Via this article
in the BBC we learn that Chinese parents with dead children can’t publicly mourn them without government permission, which isn’t easy to get:
Parents who lost their children in China's earthquake fear they will not be allowed to properly commemorate the disaster's first anniversary.
Many parents want to return to the site of the schools in Sichuan that killed their children when they collapsed.
But the authorities have previously stopped them going to the schools on sensitive occasions, and are said to be monitoring the parents ahead of 12 May.
China has not said how many children were among the 90,000 dead and missing.
The government has admitted that nearly 14,000 schools - some of them poorly or hastily built - were damaged in the magnitude-8 earthquake.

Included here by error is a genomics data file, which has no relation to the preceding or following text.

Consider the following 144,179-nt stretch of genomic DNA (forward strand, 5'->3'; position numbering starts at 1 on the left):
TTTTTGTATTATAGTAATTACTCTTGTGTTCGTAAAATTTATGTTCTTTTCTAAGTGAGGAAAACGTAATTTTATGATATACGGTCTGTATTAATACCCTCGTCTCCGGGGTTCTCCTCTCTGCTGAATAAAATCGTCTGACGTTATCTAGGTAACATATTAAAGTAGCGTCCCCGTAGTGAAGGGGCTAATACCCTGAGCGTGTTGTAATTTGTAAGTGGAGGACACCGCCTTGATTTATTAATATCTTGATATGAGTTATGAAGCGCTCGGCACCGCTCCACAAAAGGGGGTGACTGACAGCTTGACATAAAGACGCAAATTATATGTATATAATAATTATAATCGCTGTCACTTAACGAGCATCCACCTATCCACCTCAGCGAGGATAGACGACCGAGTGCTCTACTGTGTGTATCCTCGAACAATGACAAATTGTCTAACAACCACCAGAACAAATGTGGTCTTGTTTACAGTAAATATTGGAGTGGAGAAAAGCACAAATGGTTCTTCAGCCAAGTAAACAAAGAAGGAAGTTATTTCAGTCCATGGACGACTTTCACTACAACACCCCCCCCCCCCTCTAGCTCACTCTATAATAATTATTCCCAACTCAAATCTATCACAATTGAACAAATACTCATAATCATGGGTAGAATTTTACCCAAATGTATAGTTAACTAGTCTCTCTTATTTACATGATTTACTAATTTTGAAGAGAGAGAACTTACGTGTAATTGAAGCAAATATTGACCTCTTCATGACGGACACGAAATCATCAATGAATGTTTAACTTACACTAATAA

The parents have valid concerns:
[One mother] is not hopeful that she will be allowed to get to the collapsed school site, in the city of Dujiangyan in northern Sichuan Province.
"On every occasion parents have wanted to pay their respects to their children, the whole school and nearby area have been sealed off," she said.
Other parents told the BBC a similar story.
Zhou Siqiang, whose daughter died at the Juyuan school, said parents have been prevented from visiting the site on a number of occasions.
He said they were stopped from going to the site on last month's Tomb Sweeping Day, when Chinese people traditionally visit family graves.
The local government and police didn’t comment on any of these claims. This demonstrates yet again why China’s government is much worse than America’s: our
authority figures are smart enough to cite public safety concerns when prohibiting mass gatherings.